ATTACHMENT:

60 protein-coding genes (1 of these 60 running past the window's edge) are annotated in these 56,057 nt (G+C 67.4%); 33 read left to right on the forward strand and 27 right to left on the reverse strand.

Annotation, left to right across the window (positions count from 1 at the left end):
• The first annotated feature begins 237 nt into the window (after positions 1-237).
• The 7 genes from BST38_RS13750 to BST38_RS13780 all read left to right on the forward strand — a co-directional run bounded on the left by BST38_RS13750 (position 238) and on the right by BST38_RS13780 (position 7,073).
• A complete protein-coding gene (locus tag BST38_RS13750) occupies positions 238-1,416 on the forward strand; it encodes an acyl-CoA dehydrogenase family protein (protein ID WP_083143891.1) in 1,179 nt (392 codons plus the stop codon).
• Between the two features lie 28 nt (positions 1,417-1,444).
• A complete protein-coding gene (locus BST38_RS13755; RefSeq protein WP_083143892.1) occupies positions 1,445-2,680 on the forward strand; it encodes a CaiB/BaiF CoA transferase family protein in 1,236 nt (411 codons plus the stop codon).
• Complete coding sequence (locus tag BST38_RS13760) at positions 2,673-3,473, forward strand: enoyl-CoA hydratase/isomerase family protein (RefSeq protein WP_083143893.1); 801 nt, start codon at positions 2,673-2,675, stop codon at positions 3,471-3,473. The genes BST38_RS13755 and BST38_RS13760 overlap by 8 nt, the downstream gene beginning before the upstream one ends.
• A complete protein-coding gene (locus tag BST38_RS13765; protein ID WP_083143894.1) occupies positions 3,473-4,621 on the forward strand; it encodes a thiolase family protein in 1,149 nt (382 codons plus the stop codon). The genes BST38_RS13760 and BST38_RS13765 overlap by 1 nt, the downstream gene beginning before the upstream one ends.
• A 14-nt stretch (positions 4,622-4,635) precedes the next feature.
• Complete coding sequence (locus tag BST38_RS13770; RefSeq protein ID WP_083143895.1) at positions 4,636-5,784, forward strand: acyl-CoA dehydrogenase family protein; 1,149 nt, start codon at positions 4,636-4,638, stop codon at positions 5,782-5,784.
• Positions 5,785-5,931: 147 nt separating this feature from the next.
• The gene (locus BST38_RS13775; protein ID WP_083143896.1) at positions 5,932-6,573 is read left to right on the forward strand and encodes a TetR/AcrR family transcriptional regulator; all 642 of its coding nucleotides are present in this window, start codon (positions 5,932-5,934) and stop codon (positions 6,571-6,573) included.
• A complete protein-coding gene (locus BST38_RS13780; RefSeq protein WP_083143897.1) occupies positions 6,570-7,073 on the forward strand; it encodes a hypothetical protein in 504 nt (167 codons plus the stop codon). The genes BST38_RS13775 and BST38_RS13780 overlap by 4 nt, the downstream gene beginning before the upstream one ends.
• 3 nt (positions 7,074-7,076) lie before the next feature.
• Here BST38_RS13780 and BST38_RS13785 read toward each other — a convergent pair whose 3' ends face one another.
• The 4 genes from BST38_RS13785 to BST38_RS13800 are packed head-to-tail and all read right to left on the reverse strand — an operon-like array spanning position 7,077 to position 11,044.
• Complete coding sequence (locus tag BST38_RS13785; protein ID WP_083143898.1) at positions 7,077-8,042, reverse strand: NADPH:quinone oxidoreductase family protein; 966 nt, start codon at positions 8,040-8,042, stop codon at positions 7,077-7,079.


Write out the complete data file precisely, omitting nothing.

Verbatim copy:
60 protein-coding genes (1 of these 60 running past the window's edge) are annotated in these 56,057 nt (G+C 67.4%); 33 read left to right on the forward strand and 27 right to left on the reverse strand.

Annotation, left to right across the window (positions count from 1 at the left end):
• The first annotated feature begins 237 nt into the window (after positions 1-237).
• The 7 genes from BST38_RS13750 to BST38_RS13780 all read left to right on the forward strand — a co-directional run bounded on the left by BST38_RS13750 (position 238) and on the right by BST38_RS13780 (position 7,073).
• A complete protein-coding gene (locus tag BST38_RS13750) occupies positions 238-1,416 on the forward strand; it encodes an acyl-CoA dehydrogenase family protein (protein ID WP_083143891.1) in 1,179 nt (392 codons plus the stop codon).
• Between the two features lie 28 nt (positions 1,417-1,444).
• A complete protein-coding gene (locus BST38_RS13755; RefSeq protein WP_083143892.1) occupies positions 1,445-2,680 on the forward strand; it encodes a CaiB/BaiF CoA transferase family protein in 1,236 nt (411 codons plus the stop codon).
• Complete coding sequence (locus tag BST38_RS13760) at positions 2,673-3,473, forward strand: enoyl-CoA hydratase/isomerase family protein (RefSeq protein WP_083143893.1); 801 nt, start codon at positions 2,673-2,675, stop codon at positions 3,471-3,473. The genes BST38_RS13755 and BST38_RS13760 overlap by 8 nt, the downstream gene beginning before the upstream one ends.
• A complete protein-coding gene (locus tag BST38_RS13765; protein ID WP_083143894.1) occupies positions 3,473-4,621 on the forward strand; it encodes a thiolase family protein in 1,149 nt (382 codons plus the stop codon). The genes BST38_RS13760 and BST38_RS13765 overlap by 1 nt, the downstream gene beginning before the upstream one ends.
• A 14-nt stretch (positions 4,622-4,635) precedes the next feature.
• Complete coding sequence (locus tag BST38_RS13770; RefSeq protein ID WP_083143895.1) at positions 4,636-5,784, forward strand: acyl-CoA dehydrogenase family protein; 1,149 nt, start codon at positions 4,636-4,638, stop codon at positions 5,782-5,784.
• Positions 5,785-5,931: 147 nt separating this feature from the next.
• The gene (locus BST38_RS13775; protein ID WP_083143896.1) at positions 5,932-6,573 is read left to right on the forward strand and encodes a TetR/AcrR family transcriptional regulator; all 642 of its coding nucleotides are present in this window, start codon (positions 5,932-5,934) and stop codon (positions 6,571-6,573) included.
• A complete protein-coding gene (locus BST38_RS13780; RefSeq protein WP_083143897.1) occupies positions 6,570-7,073 on the forward strand; it encodes a hypothetical protein in 504 nt (167 codons plus the stop codon). The genes BST38_RS13775 and BST38_RS13780 overlap by 4 nt, the downstream gene beginning before the upstream one ends.
• 3 nt (positions 7,074-7,076) lie before the next feature.
• Here BST38_RS13780 and BST38_RS13785 read toward each other — a convergent pair whose 3' ends face one another.
• The 4 genes from BST38_RS13785 to BST38_RS13800 are packed head-to-tail and all read right to left on the reverse strand — an operon-like array spanning position 7,077 to position 11,044.
• Complete coding sequence (locus tag BST38_RS13785; protein ID WP_083143898.1) at positions 7,077-8,042, reverse strand: NADPH:quinone oxidoreductase family protein; 966 nt, start codon at positions 8,040-8,042, stop codon at positions 7,077-7,079.